Frencisc; def. se Frencisca ; adj. Belonging to France; Francus :-- þurh ðone Frenciscan ceorl Hugon through the French churl Hugo, Chr. 1003; Erl. 139, 1. Mid mycclum werode Frenciscra manna with a great multitude of Frenchmen, Chr. 1052 ; Erl. 181, 30. Mid ðám Frenciscum mannum with the Frenchmen, Chr. 1052 ; Erl. 186, 6. Ða Frencisce menn the Frenchmen, Chr. 1052; Erl. 187, 7, 26. [Laym, frensc.]

Frencisca, an; m. A Frenchman; Francus :-- Ægebertus, se Frencisca, was gehádod Ægebert, the Frenchman, was ordained, Chr. 650; Th. 51, 2, col. 2.

frénd friend or friends; am&i-long;cus, am&i-long;cos :-- Ðæt ðú swutole mihtest tocnáwan ðíne frénd and ðíne fýnd that thou mightest clearly distinguish thy friends and thy foes, Bt. 20; Fox 72, 20, MS. Cot. v. freónd.

FREÓ, frió, freoh, frioh, frig, frí, frý; adj. FREE, having liberty or immunity, noble, glad, joyful; l&i-long;ber, sui j&u-long;ris, ing&e-short;nuus, n&o-long;b&i-short;lis, lætus :-- Heó ðá freó on hire fóta gangum blíðe hám wæs hweorfende ipsa l&i-long;b&e-short;ro p&e-short;dum incessu d&o-short;mum læta reversa est, Bd. 4, 10; S. 578, 32. Beó he freó he shall be free, L. Alf. 11; Th. i. 46, 3, MS. H: L. In. 3; Th. i. 104, 3, MS. B: Bt. 34, 8; Fox 144, 23. Hú wolde ðé lícian, gif hwylc swíðe ríce cyning næfde næ-acute;nne freóne mon on eallon his ríce how would it please thee, if some very powerful king had not any free man in all his realm? 41, 2 ; Fox 24, 25, MS. Cot. Gif he mæ-acute;gburg hæbbe freó if he have a free kindred, L. In. 74; Th. i. 148, 19. Ðæ-acute;r freó, móton eard weardigan where free, they might inhabit a country, Andr. Kmbl. 1196; An. 598. Ðá wearþ worn aféded freóra bearna then was a number of noble children brought forth, Cd. 79; Th. 99, 6; Gen. 1642: 131; Th. 166, 26; Gen. 2753. Læ-acute;t me freó læ-acute;dan, eft on éðel let me lead them free, back into their country, 98; Th. 128, 22 ; Gen. 2130: Bt. 41, 2; Fox 244, 30; MS. Cot. Ðæt hý ðý freóran hyge geféngen that they might receive the gladder spirit. Exon. 30 a; Th. 92, 22; Cri. 1512. [Chauc. fre: Laym. freo : Orm. freo, fre: Plat. fri, frij: O. Sax. frí in frî-lîk free-born: Frs. fry: O. Frs. fri: Dut. vrij: Ger. frei: M. H. Ger. vrî: O. H. Ger. frî: Goth. freis: Dan. Swed, fri: Icel. frí.] DER. múþ-freó.

freó; indecl. m. A lord, master; d&o-short;m&i-short;nus :-- Freó ðæt bihealdeþ my master beholds that. Exon. 105 a; Th. 399, 3; Rü. 18, 5. v. freá.

freó; indecl. f. A woman; m&u-short;lier ing&e-short;nua :-- Óþ-ðæt he funde freó fægroste until he found the fairest woman, Cd. 23; Th. 29, 28; Gen. 457. [O. Sax. frî.] v. Grm. D. M. 279.

freó-bearn, es; n. One free-born, a noble child; pr&o-long;les ing&e-short;nua, f&i-long;lius n&o-long;b&i-short;lis :-- Freóbearn vel æðelborene cild l&i-long;b&e-short;ri, Æ-acute;lfc. Gl. 91; Som. 75, 23; Wrt. Voc. 51, 67. Freóbearn Godes the noble son of God, Exon. 17 a; Th. 40, 24; Cri. 643. Freóbearn wurdon alæ-acute;ten líges gange the noble children were delivered from the course of the flame. Cd. 187; Th. 232, 19; Dan. 262.

freó-bearn-fæder; m. A father of noble children; n&o-long;b&i-short;lium f&i-long;li&o-long;rum p&a-short;ter. Cd. 163; Th. 206, 1; Exod. 445.

freó-borh; gen. -borges; m. A free surety, pledge, bondman; fidejussus, L. Ed. C. 20; Wilk. 201, 53, col. 2. v. friþ-borh.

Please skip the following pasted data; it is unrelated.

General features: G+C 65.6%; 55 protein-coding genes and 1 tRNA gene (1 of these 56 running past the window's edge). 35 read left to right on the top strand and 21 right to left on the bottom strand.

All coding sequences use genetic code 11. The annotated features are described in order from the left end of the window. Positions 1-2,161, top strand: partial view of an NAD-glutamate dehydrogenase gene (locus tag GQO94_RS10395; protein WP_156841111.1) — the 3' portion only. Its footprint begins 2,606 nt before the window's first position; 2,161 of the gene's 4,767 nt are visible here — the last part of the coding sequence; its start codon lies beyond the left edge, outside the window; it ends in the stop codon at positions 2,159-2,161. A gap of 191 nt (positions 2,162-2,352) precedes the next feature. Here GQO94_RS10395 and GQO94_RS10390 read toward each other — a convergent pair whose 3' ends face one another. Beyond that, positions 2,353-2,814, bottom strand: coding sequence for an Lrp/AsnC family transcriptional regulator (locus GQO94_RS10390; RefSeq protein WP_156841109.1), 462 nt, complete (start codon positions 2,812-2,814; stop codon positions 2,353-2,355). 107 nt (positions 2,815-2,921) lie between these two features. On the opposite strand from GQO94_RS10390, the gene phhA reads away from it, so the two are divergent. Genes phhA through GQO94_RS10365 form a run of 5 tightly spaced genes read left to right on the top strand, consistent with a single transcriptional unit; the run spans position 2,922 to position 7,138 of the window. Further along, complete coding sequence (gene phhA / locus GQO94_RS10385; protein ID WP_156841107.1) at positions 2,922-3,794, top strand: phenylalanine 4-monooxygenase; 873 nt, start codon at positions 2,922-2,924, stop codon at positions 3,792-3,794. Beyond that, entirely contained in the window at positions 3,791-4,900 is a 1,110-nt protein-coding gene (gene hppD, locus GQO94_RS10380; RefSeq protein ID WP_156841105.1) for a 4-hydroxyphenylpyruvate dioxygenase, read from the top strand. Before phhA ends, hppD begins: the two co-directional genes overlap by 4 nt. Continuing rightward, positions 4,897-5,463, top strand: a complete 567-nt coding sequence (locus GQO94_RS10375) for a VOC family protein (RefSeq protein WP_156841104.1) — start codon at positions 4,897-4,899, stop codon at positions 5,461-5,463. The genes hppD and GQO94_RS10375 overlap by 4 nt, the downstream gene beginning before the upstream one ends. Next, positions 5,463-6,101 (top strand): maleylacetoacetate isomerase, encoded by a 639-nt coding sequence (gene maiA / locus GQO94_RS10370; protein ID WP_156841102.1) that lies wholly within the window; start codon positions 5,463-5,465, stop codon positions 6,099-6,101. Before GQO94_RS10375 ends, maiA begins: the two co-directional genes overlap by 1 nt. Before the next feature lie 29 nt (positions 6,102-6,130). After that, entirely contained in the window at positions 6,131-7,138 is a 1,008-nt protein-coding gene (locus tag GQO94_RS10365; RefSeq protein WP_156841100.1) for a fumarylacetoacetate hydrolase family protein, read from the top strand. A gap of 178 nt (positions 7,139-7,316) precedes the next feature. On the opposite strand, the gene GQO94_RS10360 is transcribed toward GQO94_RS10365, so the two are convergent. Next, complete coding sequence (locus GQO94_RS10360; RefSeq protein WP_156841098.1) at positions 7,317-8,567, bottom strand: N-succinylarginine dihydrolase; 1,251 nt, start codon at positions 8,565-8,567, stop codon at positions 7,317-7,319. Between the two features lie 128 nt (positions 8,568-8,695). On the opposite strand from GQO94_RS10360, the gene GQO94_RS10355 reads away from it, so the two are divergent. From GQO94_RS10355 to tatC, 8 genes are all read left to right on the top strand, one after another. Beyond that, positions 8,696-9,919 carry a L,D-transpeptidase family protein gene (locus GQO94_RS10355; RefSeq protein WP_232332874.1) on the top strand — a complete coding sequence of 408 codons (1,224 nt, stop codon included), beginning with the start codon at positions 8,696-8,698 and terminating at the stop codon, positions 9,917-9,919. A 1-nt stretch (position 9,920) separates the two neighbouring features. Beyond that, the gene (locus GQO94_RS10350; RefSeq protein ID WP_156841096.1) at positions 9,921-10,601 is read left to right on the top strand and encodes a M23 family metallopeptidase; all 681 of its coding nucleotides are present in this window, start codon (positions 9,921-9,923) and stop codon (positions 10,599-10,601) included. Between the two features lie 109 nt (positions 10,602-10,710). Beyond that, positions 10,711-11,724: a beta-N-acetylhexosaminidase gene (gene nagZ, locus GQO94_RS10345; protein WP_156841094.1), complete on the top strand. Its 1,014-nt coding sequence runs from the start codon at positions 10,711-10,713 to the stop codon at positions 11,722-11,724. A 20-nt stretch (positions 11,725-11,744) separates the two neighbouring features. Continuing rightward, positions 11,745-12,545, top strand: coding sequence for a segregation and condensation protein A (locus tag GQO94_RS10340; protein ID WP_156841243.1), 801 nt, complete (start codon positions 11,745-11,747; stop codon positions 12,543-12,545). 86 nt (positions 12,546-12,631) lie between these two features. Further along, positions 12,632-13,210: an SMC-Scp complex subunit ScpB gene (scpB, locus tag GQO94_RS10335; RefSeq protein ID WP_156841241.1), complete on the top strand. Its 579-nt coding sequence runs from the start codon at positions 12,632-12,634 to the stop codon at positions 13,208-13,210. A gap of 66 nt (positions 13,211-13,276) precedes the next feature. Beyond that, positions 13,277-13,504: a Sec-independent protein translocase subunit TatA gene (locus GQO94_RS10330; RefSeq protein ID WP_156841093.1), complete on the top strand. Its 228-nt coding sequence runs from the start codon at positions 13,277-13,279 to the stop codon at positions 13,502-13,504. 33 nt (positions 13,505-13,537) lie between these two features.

freó-bróðor; m. An own brother; germ&a-long;nus fr&a-long;ter :-- Him frumbearnes riht freóbróðor óþ-þah his own brother took from him his firstborn's right, Cd. 160; Th. 199, 14; Exod. 338.

freó-burh; gen. -burge; f. A free city; l&i-long;b&e-short;ra arx :-- He scolde gesécean freóburh he should seek the free city, Beo. Th. 1390; B. 693.

freócenness danger, peril; per&i-long;c&u-short;lum, Som. Ben. Lye. v. fr&e-long;cennes.

freód, e; f. Affection, good-will, friendship, peace; &a-short;mor, dilectio, am&i-long;c&i-short;tia, pax, gr&a-long;tia :-- Næs ðæ-acute;r mára fyrst freóde to friclan there was no more time to desire peace, Beo. Th. 5105, note; B. 2556. Swá ðú wið me freóde gecýðdest as thou hast manifested affection to me, Andr. Kmbl. 780; An. 390. Freóde ne woldon healdan they would not hold peace, Beo. Th. 4946; B. 2476. Ic forworht hæbbe ðíne lufan and freóde I have forfeited thy love and good-will, Cd. 48; Th. 63, 2 ; Gen. 1026: Exon. 10 a; Th. 11, 5; Cri. 166: Beo. Th. 3418; B. 1707. Ðæt ðú wille syllan sæ-acute;mannum feoh wið freóde that thou wilt give treasures to the seamen for their friendship, Byrht. Th. 132, 60; By. 39.

freód liberty, privilege, Th. Diplm. A. D. 970; 243, 20. v. freót.

freóde, pl. freódon freed. Chr. 777; Erl. 55, 22: 963; Erl. 121, 30; p. ofíreógan, freón.

freó-dóm, frió-dóm, frý-dóm, es; m. FREEDOM, liberty; l&i-long;bertas, emanc&i-short;p&a-long;tio :-- Ðæt is se freódóm, ðætte mon mót dón ðæt he wile that is freedom, that a man may do what he will. Bt. 41, 2; Fox 246, 4, MS. Cot. Freódóm emanc&i-short;p&a-long;tio, Ælfc. Gl. 112 ; Som. 79, 93; Wrt. Voc. 60, 2. Ðám he geaf micle gife freódómes to these he gave the great gift of freedom, Bt. 41, 2; Fox 246, 1. Be ðam freódóme concerning freedom, 41, 2; Fox 246, 13. Nis nán gesceádwís gesceaft ðæt næbbe freódóm there is no rational creature which has not freedom, 40, 7; Fox 242, 17: 34, 8; Fox 144, 26. Freódóm onféngon libert&a-long;tem rec&e-long;p&e-long;runt, Bd. 3, 24; S. 557, 46: 4, 26; S. 602, 31.

freó-drihten, -dryhten, es; m. A noble lord or master; ing&e-short;nuus vel n&o-long;b&i-short;lis d&o-short;m&i-short;nus :-- Onfóh ðissum fulle, freódrihten mín accept this cup, my noble lord. Beo. Th. 2343; B. 1169. Freódrihten hine forþlæ-acute;dde to ðam hálgan hám, heofna Ealdor the noble Lord, the Prince of heaven, led him forth to the holy home, Cd. 226 ; Th. 300, 17 ; Sat. 566: 225; Th. 299, 10; Sat. 547. Wást ðú freódryhten, hú ðeós ádle scyle ende